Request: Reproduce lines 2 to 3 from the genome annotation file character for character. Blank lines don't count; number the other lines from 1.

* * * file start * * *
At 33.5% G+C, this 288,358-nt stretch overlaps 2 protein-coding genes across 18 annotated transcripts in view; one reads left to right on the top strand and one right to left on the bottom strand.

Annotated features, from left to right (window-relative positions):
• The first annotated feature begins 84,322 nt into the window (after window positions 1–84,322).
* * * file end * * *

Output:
Annotated features, from left to right (window-relative positions):
• The first annotated feature begins 84,322 nt into the window (after window positions 1–84,322).